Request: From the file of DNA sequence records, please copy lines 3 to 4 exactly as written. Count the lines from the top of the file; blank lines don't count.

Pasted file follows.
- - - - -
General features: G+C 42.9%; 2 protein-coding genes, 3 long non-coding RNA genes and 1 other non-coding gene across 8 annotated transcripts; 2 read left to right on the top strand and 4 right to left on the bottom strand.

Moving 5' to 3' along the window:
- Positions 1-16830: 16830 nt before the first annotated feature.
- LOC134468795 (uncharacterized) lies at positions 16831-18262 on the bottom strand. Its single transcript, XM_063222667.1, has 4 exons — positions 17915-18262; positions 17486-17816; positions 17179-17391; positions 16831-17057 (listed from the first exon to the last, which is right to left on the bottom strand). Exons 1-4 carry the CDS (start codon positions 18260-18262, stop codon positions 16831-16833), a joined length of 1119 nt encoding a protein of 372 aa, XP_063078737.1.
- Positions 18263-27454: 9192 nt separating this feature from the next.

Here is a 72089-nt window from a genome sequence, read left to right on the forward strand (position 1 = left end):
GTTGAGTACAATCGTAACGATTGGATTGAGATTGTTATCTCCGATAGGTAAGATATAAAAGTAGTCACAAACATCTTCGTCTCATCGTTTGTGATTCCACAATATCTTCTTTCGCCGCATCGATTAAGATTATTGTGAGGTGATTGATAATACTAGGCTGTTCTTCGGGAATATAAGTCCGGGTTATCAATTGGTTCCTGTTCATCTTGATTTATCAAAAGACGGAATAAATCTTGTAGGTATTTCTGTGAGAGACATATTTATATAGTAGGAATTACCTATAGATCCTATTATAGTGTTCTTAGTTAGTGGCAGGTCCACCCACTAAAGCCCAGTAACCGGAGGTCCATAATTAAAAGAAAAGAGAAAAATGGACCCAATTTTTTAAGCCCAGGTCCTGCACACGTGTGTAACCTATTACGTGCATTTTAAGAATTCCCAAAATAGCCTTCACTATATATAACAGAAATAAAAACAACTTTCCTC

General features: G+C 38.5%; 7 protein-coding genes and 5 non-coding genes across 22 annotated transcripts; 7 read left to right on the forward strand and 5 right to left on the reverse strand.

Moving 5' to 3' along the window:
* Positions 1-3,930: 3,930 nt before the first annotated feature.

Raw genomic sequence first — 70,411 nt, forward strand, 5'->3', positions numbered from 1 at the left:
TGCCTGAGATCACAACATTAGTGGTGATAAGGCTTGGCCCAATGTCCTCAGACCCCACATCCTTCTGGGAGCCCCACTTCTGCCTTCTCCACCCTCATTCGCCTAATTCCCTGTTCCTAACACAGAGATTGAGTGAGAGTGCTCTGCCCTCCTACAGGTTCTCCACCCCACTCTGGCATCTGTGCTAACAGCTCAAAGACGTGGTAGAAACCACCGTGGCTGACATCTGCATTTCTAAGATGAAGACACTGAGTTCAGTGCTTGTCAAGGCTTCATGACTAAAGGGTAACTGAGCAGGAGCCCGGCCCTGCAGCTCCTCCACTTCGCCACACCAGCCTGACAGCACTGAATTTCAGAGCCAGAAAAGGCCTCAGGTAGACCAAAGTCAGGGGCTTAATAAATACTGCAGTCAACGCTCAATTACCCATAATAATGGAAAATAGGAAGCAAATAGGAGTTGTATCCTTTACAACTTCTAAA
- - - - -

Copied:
- Positions 1-16830: 16830 nt before the first annotated feature.
- LOC134468795 (uncharacterized) lies at positions 16831-18262 on the bottom strand. Its single transcript, XM_063222667.1, has 4 exons — positions 17915-18262; positions 17486-17816; positions 17179-17391; positions 16831-17057 (listed from the first exon to the last, which is right to left on the bottom strand). Exons 1-4 carry the CDS (start codon positions 18260-18262, stop codon positions 16831-16833), a joined length of 1119 nt encoding a protein of 372 aa, XP_063078737.1.